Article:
In the study, published online in the journal Evolution and Human Behaviour, 92 women studying in the UK were presented with hypothetical profiles of the opposite sex, representing varying levels of heroism in different contexts such as warfare, sport and business. They were then asked a series of questions designed to determine how attracted they were to the different profiles.
Women were more likely to find a soldier attractive, and were more inclined to date him, if he had been awarded a medal for bravery in combat. Interestingly, whether or not a non-decorated soldier had seen combat in a warzone or remained in the UK did not have a statistically significant effect on his attractiveness.
Displays of heroism in other fields, such as in sports or in business, also had no effect on how likely women were to find them attractive.
In a subsequent experiment by the researchers, 159 women and 181 men studying in Holland took part in a similar exercise to determine their level of sexual attraction to the opposite sex. This time, the soldier profiles displayed various levels of bravery, either in combat or by helping in a natural disaster zone.
Again, heroism in combat increased women’s levels of sexual attraction towards male soldiers, but heroism in a disaster zone had no impact. Female heroes, both in combat and in disaster zones, were deemed less attractive by men than their non-hero counterparts.
“This provides evidence for the hypothesis that gender differences in intergroup conflict can have an evolutionary origin, as only males seem to benefit from displaying heroism,” says Joost Leunissen, a psychologist at the University of Southampton and co-author of the study. “In light of the physical dangers and reproductive risks involved, participating in intergroup aggression might not generally be a viable reproductive strategy for women.
“Heroism also seems to be a context-specific signal, as it only had an effect on attractiveness in a setting of intergroup conflict. Indeed, soldiers who displayed heroism were only considered to be more attractive when this was displayed in a warfare context and not in another situation which is frequently associated with the army – helping during and after natural disasters.”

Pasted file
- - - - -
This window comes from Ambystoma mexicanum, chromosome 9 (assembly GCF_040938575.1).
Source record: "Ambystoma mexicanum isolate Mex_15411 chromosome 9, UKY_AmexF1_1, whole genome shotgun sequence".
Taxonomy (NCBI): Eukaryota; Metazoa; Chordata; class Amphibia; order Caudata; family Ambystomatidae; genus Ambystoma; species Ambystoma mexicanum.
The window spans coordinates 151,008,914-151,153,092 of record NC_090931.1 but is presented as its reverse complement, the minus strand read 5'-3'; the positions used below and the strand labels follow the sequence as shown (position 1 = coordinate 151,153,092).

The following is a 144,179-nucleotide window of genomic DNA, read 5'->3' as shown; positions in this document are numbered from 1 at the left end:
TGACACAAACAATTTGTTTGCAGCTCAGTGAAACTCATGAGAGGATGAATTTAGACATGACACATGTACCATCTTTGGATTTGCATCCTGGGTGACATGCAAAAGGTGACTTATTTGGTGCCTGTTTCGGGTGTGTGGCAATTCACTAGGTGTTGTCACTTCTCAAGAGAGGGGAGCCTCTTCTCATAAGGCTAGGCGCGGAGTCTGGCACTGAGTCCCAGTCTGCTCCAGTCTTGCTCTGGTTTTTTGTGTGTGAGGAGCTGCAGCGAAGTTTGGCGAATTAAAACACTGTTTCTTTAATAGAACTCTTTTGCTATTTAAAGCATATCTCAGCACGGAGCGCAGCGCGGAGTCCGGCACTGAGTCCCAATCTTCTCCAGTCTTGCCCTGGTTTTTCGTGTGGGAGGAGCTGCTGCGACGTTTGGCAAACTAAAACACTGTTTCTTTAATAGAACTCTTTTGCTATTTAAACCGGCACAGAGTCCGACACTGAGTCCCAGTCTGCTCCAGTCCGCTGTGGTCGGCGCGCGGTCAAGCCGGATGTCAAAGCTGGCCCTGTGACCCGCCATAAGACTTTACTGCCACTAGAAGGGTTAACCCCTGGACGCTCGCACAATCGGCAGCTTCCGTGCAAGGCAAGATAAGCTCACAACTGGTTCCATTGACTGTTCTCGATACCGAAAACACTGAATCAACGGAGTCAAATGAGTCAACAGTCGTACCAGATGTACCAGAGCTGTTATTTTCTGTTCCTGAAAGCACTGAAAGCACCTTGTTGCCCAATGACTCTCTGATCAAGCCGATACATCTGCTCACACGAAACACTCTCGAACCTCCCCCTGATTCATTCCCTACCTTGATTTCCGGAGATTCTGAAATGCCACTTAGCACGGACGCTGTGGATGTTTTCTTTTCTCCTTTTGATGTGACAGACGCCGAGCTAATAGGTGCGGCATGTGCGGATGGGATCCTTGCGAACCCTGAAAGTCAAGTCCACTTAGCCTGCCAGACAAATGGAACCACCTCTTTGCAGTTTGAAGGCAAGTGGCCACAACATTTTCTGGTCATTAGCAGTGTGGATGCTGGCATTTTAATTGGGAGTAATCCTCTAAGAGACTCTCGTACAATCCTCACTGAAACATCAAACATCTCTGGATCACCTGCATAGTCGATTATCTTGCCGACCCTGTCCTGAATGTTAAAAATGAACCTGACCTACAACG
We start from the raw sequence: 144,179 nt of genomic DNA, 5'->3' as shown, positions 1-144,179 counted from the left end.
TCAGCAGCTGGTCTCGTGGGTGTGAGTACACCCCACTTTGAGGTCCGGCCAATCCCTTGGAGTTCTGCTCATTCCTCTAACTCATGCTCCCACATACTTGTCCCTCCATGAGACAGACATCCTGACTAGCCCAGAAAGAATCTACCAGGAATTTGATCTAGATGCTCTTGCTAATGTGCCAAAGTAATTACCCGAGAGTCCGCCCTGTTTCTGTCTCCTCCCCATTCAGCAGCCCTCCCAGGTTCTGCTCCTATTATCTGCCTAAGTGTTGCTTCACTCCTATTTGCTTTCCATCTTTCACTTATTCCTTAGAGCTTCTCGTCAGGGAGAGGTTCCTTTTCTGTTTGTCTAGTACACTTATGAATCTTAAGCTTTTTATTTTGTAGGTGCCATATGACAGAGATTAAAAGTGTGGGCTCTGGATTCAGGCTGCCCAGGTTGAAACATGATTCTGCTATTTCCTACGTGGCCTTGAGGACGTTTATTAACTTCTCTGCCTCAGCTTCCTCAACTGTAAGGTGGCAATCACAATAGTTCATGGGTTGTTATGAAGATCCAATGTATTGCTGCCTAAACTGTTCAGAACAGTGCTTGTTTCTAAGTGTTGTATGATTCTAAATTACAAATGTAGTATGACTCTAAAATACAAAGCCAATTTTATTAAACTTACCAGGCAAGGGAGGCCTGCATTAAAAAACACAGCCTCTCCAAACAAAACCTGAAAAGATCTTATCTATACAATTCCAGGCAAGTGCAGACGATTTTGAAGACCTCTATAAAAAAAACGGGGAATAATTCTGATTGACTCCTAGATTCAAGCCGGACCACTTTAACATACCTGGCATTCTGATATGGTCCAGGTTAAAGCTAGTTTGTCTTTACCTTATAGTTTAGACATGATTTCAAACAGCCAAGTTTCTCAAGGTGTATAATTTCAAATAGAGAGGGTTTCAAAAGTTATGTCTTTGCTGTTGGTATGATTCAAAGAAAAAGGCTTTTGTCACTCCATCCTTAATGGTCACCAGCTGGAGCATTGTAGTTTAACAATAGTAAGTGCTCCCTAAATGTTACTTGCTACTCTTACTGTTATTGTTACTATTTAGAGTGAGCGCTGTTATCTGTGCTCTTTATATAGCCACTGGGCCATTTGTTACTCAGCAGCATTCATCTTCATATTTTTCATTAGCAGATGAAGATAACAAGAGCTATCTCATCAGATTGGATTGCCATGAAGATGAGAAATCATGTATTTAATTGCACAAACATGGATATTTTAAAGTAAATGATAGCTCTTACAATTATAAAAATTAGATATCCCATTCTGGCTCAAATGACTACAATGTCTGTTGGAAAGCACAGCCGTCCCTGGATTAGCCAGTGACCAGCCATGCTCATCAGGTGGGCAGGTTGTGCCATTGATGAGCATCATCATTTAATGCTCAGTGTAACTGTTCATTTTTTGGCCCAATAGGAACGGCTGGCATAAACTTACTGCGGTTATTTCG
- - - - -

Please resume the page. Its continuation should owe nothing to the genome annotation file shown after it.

The experiments supplement a historical analysis undertaken by the research team, which looked at numbers of children fathered by US Medal of Honor recipients in World War II compared to the numbers of children fathered by regular veterans. The analysis shows Medal of Honor recipients had an average of 3.18 children, while regular veterans averaged 2.72 children, suggesting decorated war heroes sired more offspring than other veterans.
Joost comments: “Raids, battles, and ambushes in ancestral environments, and wars in modern environments, may provide an arena for men to signal their physical and psychological strengths. Of course, women may not always witness these heroic acts in person, but such information is likely to be widely communicated within a tribal community, particularly when the actions of male warriors are outstandingly brave.”
Source: UNIVERSITY OF SOUTHAMPTON